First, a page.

How to write a ‘cold inquiry’ email

It’s been said that many of the best jobs aren’t advertised. Conventional wisdom holds that it’s “who you know” that matters when seeking desirable employment.

But if you don’t “know” anybody, then what? Don’t despair. You’re still better off at landing a great position if you reach out to an employer instead of waiting for them to reach out to you.

Don’t wait for a job to materialize in the want ads; actively seek it out by researching companies where you’d like to work. Once you have a list, you’re ready to start emailing. It’s never easy to make an unsolicited inquiry, but being prepared can make it a whole lot smoother. Here are some guidelines to help you make a good impression.

Who’s calling the shots?

Blindly sending out applications is about as effective as trying to connect through telepathy. And sending emails to the human resources manager is not that much better. You need direct communication with a real person, somebody who can help you get what you want but isn’t too high on the totem pole to make time for you. In other words, unless you are referred directly, the company CEO might not be your best target, but neither is an intern. A Google or LinkedIn search can help you identify appropriate contacts in the departments for which you’d like to work.

Who knows whom?

You may not know anybody, but maybe your friends’ friends do, or your dad does, or your dad’s friends do, or your former boss’s wife does. The point is, the best way to get to know somebody is through an introduction. And with social media, it’s easier than ever these days to see who knows whom.

After you’ve made a list of where you’d like to work, review your contacts to see if anyone has connections at your desired companies. LinkedIn is an excellent resource for this. Often companies have their own LinkedIn page, which makes it easy to identify not only who works there, but which of your contacts has connections there.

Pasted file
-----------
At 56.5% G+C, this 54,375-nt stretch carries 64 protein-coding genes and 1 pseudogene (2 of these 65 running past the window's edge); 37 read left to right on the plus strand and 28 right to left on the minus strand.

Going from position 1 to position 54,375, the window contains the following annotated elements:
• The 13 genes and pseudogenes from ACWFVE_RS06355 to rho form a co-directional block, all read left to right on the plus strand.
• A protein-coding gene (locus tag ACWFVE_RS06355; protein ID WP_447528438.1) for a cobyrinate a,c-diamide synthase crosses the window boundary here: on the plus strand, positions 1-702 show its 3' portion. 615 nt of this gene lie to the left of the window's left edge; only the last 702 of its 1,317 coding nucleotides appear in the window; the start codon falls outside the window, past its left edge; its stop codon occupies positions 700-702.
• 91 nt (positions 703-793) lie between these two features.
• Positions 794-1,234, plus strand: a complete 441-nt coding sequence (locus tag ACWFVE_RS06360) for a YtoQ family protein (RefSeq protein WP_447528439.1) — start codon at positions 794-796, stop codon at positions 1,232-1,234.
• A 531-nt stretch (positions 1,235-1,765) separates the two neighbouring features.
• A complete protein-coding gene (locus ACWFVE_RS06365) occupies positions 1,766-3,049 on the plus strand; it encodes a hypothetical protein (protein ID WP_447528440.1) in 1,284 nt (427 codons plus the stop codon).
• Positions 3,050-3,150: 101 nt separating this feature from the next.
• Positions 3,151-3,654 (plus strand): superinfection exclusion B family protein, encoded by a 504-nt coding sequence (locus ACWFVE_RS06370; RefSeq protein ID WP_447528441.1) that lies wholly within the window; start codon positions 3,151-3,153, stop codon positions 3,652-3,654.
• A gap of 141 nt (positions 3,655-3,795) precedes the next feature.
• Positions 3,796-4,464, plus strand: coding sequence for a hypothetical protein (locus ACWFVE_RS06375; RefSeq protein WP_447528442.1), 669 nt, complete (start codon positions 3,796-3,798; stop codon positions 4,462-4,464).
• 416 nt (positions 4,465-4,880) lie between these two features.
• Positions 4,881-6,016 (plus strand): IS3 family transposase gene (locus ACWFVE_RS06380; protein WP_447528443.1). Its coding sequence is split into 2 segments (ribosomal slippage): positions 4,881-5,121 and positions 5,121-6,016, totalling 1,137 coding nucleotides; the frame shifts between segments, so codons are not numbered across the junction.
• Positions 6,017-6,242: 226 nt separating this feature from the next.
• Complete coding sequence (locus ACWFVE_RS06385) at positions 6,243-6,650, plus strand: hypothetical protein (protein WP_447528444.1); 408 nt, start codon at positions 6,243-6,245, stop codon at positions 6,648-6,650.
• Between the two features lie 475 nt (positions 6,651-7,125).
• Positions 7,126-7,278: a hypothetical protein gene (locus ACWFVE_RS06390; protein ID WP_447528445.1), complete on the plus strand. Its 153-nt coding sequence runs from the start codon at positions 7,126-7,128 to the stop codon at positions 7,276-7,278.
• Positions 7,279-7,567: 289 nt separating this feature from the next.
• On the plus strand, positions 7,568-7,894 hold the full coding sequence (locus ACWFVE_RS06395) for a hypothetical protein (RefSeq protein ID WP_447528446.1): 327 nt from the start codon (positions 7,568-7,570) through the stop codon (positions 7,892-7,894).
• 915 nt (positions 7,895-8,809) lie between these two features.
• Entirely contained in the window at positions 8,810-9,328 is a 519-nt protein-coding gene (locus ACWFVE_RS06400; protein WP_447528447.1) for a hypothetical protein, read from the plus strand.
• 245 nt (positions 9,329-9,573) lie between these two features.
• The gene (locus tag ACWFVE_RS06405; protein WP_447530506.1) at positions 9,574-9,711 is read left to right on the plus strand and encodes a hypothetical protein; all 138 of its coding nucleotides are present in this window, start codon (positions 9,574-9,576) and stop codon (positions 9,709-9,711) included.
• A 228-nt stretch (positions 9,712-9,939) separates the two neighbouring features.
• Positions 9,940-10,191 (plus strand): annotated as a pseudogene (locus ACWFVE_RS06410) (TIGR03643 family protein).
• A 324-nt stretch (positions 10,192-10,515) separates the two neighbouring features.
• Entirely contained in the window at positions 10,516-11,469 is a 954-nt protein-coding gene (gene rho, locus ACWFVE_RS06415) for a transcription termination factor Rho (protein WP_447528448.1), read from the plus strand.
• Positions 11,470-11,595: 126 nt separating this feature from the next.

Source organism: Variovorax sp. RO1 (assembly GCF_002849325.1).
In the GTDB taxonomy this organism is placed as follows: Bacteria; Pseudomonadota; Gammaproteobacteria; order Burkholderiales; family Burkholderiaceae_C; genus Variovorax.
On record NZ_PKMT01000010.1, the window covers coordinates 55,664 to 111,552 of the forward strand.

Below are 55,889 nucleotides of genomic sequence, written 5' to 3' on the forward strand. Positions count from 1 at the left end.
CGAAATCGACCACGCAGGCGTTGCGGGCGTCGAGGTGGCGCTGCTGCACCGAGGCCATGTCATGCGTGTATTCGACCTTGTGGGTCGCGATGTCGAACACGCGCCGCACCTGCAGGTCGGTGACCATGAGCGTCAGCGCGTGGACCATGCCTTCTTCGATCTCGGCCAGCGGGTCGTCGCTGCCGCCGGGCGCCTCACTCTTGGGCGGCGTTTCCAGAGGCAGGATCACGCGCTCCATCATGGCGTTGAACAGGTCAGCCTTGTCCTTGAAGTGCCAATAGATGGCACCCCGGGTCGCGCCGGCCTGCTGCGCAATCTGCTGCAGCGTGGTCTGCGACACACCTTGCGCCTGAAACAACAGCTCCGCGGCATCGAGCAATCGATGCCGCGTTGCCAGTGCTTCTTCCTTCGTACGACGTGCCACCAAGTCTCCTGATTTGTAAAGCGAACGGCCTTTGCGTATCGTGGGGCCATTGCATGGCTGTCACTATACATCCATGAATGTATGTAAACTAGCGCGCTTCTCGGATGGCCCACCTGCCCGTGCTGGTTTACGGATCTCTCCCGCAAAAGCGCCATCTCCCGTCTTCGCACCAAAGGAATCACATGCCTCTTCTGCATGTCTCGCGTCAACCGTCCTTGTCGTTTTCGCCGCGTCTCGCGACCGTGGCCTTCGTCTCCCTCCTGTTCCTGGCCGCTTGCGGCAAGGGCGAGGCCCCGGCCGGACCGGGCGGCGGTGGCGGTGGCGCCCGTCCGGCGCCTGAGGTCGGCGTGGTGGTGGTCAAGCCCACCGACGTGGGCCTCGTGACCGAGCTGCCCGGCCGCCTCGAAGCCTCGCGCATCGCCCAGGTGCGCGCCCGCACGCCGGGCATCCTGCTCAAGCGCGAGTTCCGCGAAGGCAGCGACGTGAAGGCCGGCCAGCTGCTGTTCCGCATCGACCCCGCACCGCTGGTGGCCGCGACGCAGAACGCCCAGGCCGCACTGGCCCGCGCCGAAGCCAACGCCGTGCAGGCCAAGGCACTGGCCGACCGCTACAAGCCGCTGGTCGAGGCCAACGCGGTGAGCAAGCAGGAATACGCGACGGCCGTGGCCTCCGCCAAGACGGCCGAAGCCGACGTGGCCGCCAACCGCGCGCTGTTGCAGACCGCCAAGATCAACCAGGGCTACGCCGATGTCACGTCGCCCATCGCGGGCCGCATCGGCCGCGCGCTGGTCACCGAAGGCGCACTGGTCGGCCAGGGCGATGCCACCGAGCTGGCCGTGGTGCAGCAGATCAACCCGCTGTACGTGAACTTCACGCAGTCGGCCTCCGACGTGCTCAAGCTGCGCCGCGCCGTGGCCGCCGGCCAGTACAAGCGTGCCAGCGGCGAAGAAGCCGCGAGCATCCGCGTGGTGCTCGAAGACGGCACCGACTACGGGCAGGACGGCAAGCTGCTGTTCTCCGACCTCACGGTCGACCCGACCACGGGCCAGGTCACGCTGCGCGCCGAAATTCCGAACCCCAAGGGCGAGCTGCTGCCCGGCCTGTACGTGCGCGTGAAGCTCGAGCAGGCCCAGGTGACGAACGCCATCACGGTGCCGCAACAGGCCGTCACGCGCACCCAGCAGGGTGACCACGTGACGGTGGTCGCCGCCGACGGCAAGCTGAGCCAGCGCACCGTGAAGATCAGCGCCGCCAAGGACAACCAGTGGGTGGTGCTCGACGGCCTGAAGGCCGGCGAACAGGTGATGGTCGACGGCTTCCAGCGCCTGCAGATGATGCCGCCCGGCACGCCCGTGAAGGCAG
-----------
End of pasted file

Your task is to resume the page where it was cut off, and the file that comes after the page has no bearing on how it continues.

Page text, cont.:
Once you’ve identified an appropriate contact, ask if they feel comfortable making an introduction or serving as a referral. It doesn’t necessarily have to be with a decision-maker, you just want to get your foot in the door somehow.

What to say

Above all, the message should be short and sweet. Start by introducing yourself right away, mentioning your referral (if any) and clarifying why you are emailing. Try not to sound like a form letter. Write clearly, briefly and enthusiastically about your sincere interest in the company and your desire to learn more about their department. If applicable, try to touch on a few points that demonstrate your knowledge of the company. And end with a specific call to action, i.e. a request for a short informational interview, or guidance on how to proceed from here.

Remember, don’t be pushy and don’t waste their time with a long email. You’ll only annoy them.

When to follow up
It’s very likely you might not hear anything right away, or at all. Don’t let this dissuade you. Your email is probably not a high priority, but that doesn’t necessarily mean they are rejecting you. Give it a little time and then follow-up with a friendly message to say you’re still interested. If you have something new to contribute to the conversation, even better. Be persistent, not a nag. If you’re respectful, they’ll likely respond on their own time.